unintended) When did capitalism stop being an economic and social system using markets to distribute goods and services, and suddenly become a political system? I thought capitalism was a tool? Does this, highly competent and infinitely infallible pundit, by any chance, happen to be mixing up capitalism with democracy? As if speaking with a British accent would magically make him look smarter, eh? But what do I know. I'm not on Fox "news", therefore I don't know shit about these things "and so forth".
( But they do - oh, they do know a thing or two about capitalism and socialism and so forth. RIGHT?Collapse )
It's 13 degrees outside, with a windchill below zero, and snowing merrily. Supposed to accumulate two to four inches today here in Omaha. Luckily I am flying tomorrow, which is supposed to be clear and calm, though still colder than Dorgau's hindmost paps.
Low-key day today after yesterday's roaming about the wilds of southwestern Iowa. I think we're catching a movie this afternoon, and an early dinner. Another friend may pop by the hotel to visit a little while this evening, weather and schedule permitting.
Last night I had, as usual, complex dreams. The part where my house was flooding to the window sashes in clear, warm water wasn't hard to understand. My bladder has a sharp voice in my nighttime wanderings. The part where Zachary Quinto leapt out of a wrecked VW bus to attack me with a badminton racquet was a little harder to interpret, but I went with it. After fighting Mr. Quinto off, of course.
That last part is odd. While I often dream about real people, either directly or in the form of a dream avatar, I quite rarely dream about people I do not actually know personally.
I've spent time with the folks from my prior Day Jobbe. That was good but also sobering. I went on disability there just shortly after my tenth anniversary of service. That makes the Day Jobbe my longest-tenured employment in 26 years of working professionally across three related industries, by a fairly substantial margin. A big part of my life. It was work I enjoyed, with people I (mostly) liked, in a field where, while I wasn't exactly working for the betterment of mankind, neither was I helping make anyone's life worse. It was also work which enabled me to have a writing career through a good work-life balance and a decent paycheck. And, later it on, it was work of a sort that allowed me to segue into the deeper phases of my illness without an abrupt economic disruption, both through disability-friendly management and workplace policies, as well as a very good benefits package that turned out to make a critical difference in my life in at least three different ways.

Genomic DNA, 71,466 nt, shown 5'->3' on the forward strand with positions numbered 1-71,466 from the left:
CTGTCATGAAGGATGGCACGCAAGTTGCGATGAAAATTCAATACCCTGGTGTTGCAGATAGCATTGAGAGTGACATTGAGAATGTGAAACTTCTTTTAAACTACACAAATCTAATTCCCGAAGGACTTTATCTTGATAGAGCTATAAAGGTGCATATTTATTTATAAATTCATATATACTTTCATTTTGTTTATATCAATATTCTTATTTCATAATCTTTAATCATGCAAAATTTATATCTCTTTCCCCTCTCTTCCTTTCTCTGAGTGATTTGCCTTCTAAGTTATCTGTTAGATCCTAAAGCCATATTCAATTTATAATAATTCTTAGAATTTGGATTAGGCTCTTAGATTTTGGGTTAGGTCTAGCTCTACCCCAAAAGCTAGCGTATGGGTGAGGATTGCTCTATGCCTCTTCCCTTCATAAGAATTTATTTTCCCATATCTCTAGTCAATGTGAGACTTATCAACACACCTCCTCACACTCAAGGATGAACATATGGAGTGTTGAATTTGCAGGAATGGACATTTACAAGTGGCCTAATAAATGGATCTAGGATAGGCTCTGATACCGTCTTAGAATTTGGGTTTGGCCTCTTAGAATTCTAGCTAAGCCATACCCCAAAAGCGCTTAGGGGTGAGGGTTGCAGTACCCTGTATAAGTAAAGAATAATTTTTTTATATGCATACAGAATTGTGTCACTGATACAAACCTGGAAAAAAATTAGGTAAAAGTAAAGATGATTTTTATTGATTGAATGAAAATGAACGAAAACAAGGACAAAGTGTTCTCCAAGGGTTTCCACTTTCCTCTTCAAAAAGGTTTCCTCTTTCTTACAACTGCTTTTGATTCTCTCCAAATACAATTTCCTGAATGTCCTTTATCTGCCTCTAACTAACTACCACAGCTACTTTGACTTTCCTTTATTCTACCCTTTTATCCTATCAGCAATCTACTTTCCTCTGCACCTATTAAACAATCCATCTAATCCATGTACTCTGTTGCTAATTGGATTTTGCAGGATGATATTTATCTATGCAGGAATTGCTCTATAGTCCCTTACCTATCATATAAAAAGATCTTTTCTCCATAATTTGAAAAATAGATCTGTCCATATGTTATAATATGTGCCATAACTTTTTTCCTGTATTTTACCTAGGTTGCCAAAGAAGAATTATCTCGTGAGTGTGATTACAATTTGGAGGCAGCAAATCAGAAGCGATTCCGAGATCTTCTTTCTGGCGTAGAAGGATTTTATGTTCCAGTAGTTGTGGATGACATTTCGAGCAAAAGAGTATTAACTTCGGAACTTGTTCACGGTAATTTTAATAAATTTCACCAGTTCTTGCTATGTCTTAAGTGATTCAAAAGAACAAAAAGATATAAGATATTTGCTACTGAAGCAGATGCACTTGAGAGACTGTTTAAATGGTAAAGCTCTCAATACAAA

So a lot to reflect on here in Omaha. Plus, well, Zachary Quinto. And snow.
Let me sing for my beloved
my love-song concerning his vineyard:
My beloved had a vineyard
on a very fertile hill.
He dug it and cleared it of stones,
and planted it with choice vines;
he built a watch-tower in the midst of it,
and hewed out a wine vat in it;
he expected it to yield grapes,
but it yielded wild grapes.
And now, inhabitants of Jerusalem
and people of Judah,
judge between me
and my vineyard.
What more was there to do for my vineyard
that I have not done in it?
When I expected it to yield grapes,
why did it yield wild grapes?
And now I will tell you
what I will do to my vineyard.
I will remove its hedge,
and it shall be devoured;
I will break down its wall,
and it shall be trampled down.
I will make it a waste;
it shall not be pruned or hoed,
and it shall be overgrown with briers and thorns;
I will also command the clouds
that they rain no rain upon it.
For the vineyard of the Lord of hosts
is the house of Israel,
and the people of Judah
are his pleasant planting;
he expected justice,
but saw bloodshed;
but heard a cry!
I flew there, of course
Hanging with the pooches
A friendly meighborhood duck
Yesterday we set out in the car of
As always in life, we drove down uncertain roads
Until we came to my joint in Shenandoah, Iowa
A slightly more sobering neighbor
Me and my namesake (or vice versa)
The store was full of cool old things, like those sliding ladders, and the manager was very kind about us wandering around gawping and photographing
We then looked at interesting old buildings in Shenandoah, which reminded me of my grandparents' town in north Texas when I was a small boy in the late 1960s
Including a dry-docked caboose
As usual, more at the Flickr set.
Photos © 2012, 2013, Joseph E. Lake, Jr. and M. Jones.
This work by Joseph E. Lake, Jr. and M. Jones is licensed under a Creative Commons Attribution-Noncommercial-Share Alike 3.0 United States License.